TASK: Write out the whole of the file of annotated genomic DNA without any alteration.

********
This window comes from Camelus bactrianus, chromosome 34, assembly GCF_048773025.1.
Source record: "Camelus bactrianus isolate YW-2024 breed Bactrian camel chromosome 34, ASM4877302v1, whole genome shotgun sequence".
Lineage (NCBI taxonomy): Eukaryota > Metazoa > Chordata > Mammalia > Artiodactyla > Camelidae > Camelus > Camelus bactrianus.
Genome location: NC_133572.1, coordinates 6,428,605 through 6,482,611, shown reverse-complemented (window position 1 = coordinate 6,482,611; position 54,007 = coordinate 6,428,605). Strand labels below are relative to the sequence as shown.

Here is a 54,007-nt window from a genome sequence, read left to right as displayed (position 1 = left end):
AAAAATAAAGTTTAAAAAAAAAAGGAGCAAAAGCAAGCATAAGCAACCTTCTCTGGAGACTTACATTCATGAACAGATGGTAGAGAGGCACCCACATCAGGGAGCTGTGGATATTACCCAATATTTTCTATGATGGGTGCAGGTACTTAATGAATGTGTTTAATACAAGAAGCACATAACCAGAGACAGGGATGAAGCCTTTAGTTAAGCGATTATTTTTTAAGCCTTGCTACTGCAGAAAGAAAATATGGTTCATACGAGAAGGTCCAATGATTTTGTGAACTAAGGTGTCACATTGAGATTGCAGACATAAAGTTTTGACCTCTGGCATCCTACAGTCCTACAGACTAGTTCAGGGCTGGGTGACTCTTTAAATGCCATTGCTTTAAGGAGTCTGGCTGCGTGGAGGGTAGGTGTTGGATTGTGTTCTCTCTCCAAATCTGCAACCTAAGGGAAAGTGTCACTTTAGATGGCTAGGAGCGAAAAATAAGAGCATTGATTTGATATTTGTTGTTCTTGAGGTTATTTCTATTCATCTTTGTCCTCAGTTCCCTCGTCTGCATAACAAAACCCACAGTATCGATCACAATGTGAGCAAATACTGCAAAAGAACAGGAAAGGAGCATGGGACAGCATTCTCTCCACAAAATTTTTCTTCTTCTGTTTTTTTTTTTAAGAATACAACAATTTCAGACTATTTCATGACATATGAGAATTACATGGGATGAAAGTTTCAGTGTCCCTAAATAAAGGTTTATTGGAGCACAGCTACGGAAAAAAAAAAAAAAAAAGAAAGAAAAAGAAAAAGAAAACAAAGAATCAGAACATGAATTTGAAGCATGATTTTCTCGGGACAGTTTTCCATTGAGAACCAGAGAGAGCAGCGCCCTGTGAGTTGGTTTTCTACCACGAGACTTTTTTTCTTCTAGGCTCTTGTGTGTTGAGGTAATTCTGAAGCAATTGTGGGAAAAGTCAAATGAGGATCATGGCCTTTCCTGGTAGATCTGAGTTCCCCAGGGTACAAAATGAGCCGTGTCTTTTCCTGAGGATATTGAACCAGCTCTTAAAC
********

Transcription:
This window comes from Camelus bactrianus, chromosome 34, assembly GCF_048773025.1.
Source record: "Camelus bactrianus isolate YW-2024 breed Bactrian camel chromosome 34, ASM4877302v1, whole genome shotgun sequence".
Lineage (NCBI taxonomy): Eukaryota > Metazoa > Chordata > Mammalia > Artiodactyla > Camelidae > Camelus > Camelus bactrianus.
Genome location: NC_133572.1, coordinates 6,428,605 through 6,482,611, shown reverse-complemented (window position 1 = coordinate 6,482,611; position 54,007 = coordinate 6,428,605). Strand labels below are relative to the sequence as shown.

Here is a 54,007-nt window from a genome sequence, read left to right as displayed (position 1 = left end):
AAAAATAAAGTTTAAAAAAAAAAGGAGCAAAAGCAAGCATAAGCAACCTTCTCTGGAGACTTACATTCATGAACAGATGGTAGAGAGGCACCCACATCAGGGAGCTGTGGATATTACCCAATATTTTCTATGATGGGTGCAGGTACTTAATGAATGTGTTTAATACAAGAAGCACATAACCAGAGACAGGGATGAAGCCTTTAGTTAAGCGATTATTTTTTAAGCCTTGCTACTGCAGAAAGAAAATATGGTTCATACGAGAAGGTCCAATGATTTTGTGAACTAAGGTGTCACATTGAGATTGCAGACATAAAGTTTTGACCTCTGGCATCCTACAGTCCTACAGACTAGTTCAGGGCTGGGTGACTCTTTAAATGCCATTGCTTTAAGGAGTCTGGCTGCGTGGAGGGTAGGTGTTGGATTGTGTTCTCTCTCCAAATCTGCAACCTAAGGGAAAGTGTCACTTTAGATGGCTAGGAGCGAAAAATAAGAGCATTGATTTGATATTTGTTGTTCTTGAGGTTATTTCTATTCATCTTTGTCCTCAGTTCCCTCGTCTGCATAACAAAACCCACAGTATCGATCACAATGTGAGCAAATACTGCAAAAGAACAGGAAAGGAGCATGGGACAGCATTCTCTCCACAAAATTTTTCTTCTTCTGTTTTTTTTTTTAAGAATACAACAATTTCAGACTATTTCATGACATATGAGAATTACATGGGATGAAAGTTTCAGTGTCCCTAAATAAAGGTTTATTGGAGCACAGCTACGGAAAAAAAAAAAAAAAAAGAAAGAAAAAGAAAAAGAAAACAAAGAATCAGAACATGAATTTGAAGCATGATTTTCTCGGGACAGTTTTCCATTGAGAACCAGAGAGAGCAGCGCCCTGTGAGTTGGTTTTCTACCACGAGACTTTTTTTCTTCTAGGCTCTTGTGTGTTGAGGTAATTCTGAAGCAATTGTGGGAAAAGTCAAATGAGGATCATGGCCTTTCCTGGTAGATCTGAGTTCCCCAGGGTACAAAATGAGCCGTGTCTTTTCCTGAGGATATTGAACCAGCTCTTAAAC